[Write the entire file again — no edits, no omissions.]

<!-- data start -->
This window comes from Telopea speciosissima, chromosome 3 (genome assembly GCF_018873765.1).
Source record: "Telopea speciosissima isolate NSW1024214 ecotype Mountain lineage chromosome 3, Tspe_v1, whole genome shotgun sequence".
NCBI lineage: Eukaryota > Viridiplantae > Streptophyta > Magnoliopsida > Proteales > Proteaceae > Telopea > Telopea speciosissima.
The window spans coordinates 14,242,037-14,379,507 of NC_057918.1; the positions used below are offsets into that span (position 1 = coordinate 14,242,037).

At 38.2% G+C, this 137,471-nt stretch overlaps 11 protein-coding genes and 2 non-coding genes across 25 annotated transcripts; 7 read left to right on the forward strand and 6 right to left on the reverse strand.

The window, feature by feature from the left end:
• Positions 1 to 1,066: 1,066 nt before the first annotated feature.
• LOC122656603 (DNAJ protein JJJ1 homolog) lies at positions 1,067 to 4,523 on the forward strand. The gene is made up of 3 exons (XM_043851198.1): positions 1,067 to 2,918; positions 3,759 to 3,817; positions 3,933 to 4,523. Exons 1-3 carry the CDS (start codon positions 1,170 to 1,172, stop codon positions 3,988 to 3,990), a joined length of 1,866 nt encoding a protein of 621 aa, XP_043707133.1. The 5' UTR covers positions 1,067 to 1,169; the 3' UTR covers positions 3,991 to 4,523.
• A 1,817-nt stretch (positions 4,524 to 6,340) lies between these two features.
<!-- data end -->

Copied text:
This window comes from Telopea speciosissima, chromosome 3 (genome assembly GCF_018873765.1).
Source record: "Telopea speciosissima isolate NSW1024214 ecotype Mountain lineage chromosome 3, Tspe_v1, whole genome shotgun sequence".
NCBI lineage: Eukaryota > Viridiplantae > Streptophyta > Magnoliopsida > Proteales > Proteaceae > Telopea > Telopea speciosissima.
The window spans coordinates 14,242,037-14,379,507 of NC_057918.1; the positions used below are offsets into that span (position 1 = coordinate 14,242,037).

At 38.2% G+C, this 137,471-nt stretch overlaps 11 protein-coding genes and 2 non-coding genes across 25 annotated transcripts; 7 read left to right on the forward strand and 6 right to left on the reverse strand.

The window, feature by feature from the left end:
• Positions 1 to 1,066: 1,066 nt before the first annotated feature.
• LOC122656603 (DNAJ protein JJJ1 homolog) lies at positions 1,067 to 4,523 on the forward strand. The gene is made up of 3 exons (XM_043851198.1): positions 1,067 to 2,918; positions 3,759 to 3,817; positions 3,933 to 4,523. Exons 1-3 carry the CDS (start codon positions 1,170 to 1,172, stop codon positions 3,988 to 3,990), a joined length of 1,866 nt encoding a protein of 621 aa, XP_043707133.1. The 5' UTR covers positions 1,067 to 1,169; the 3' UTR covers positions 3,991 to 4,523.
• A 1,817-nt stretch (positions 4,524 to 6,340) lies between these two features.